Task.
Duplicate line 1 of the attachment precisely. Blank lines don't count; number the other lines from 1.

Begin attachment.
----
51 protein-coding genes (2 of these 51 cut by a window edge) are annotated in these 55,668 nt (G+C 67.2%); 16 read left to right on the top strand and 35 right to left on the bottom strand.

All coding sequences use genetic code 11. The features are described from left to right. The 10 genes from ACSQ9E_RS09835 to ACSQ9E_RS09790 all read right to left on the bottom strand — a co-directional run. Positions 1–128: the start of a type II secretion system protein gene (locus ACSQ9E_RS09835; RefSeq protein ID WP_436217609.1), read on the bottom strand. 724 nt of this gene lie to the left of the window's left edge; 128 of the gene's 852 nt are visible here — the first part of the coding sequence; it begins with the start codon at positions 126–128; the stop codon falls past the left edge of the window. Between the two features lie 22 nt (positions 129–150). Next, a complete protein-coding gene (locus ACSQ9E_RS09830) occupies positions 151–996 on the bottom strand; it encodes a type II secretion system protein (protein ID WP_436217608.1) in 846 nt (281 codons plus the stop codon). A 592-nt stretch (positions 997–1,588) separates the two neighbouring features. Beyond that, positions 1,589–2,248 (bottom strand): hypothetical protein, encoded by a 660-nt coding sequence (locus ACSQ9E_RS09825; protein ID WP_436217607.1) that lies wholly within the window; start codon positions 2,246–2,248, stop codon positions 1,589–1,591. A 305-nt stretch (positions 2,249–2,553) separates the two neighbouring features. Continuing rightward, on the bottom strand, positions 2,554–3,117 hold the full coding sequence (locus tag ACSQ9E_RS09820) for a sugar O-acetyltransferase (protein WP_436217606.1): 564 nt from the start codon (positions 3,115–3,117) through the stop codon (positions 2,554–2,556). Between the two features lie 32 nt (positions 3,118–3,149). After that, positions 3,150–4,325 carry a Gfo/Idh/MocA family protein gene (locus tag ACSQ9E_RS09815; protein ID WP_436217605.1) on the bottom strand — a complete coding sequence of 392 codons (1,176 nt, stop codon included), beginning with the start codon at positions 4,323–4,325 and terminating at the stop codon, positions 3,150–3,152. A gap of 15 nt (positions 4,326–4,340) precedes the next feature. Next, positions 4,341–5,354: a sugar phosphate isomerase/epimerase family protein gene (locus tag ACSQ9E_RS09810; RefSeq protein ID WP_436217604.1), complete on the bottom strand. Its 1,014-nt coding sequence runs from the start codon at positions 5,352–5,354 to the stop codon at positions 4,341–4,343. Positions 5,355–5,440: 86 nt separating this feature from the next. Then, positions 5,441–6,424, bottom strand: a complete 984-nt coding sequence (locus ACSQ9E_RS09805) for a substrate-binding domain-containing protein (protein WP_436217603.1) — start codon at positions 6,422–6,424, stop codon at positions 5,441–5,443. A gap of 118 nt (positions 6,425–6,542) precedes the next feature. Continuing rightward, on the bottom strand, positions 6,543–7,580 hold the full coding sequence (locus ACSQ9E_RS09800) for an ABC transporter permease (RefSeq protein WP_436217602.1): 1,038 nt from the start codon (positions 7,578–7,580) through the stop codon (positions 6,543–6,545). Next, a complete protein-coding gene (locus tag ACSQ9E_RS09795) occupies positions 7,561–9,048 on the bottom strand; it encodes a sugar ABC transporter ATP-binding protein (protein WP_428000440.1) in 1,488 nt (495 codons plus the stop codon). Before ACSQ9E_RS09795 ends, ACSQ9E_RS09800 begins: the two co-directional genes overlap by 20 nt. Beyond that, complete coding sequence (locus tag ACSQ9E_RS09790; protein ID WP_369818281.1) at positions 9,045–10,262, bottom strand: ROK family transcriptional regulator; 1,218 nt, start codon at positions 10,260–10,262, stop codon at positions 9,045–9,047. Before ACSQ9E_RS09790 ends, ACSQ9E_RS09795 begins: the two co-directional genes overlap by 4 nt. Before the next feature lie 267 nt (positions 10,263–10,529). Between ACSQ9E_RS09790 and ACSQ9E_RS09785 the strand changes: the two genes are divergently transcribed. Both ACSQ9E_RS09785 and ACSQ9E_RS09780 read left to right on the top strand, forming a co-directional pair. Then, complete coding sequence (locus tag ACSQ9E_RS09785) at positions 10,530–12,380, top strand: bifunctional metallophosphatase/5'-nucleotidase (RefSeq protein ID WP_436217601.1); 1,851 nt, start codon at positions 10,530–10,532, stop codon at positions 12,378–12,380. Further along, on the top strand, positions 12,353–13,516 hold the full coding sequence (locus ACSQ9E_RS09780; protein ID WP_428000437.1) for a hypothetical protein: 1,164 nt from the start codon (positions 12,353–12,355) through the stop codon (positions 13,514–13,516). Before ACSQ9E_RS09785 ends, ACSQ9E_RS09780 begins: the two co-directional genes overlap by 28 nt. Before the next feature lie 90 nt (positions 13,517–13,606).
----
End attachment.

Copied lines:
51 protein-coding genes (2 of these 51 cut by a window edge) are annotated in these 55,668 nt (G+C 67.2%); 16 read left to right on the top strand and 35 right to left on the bottom strand.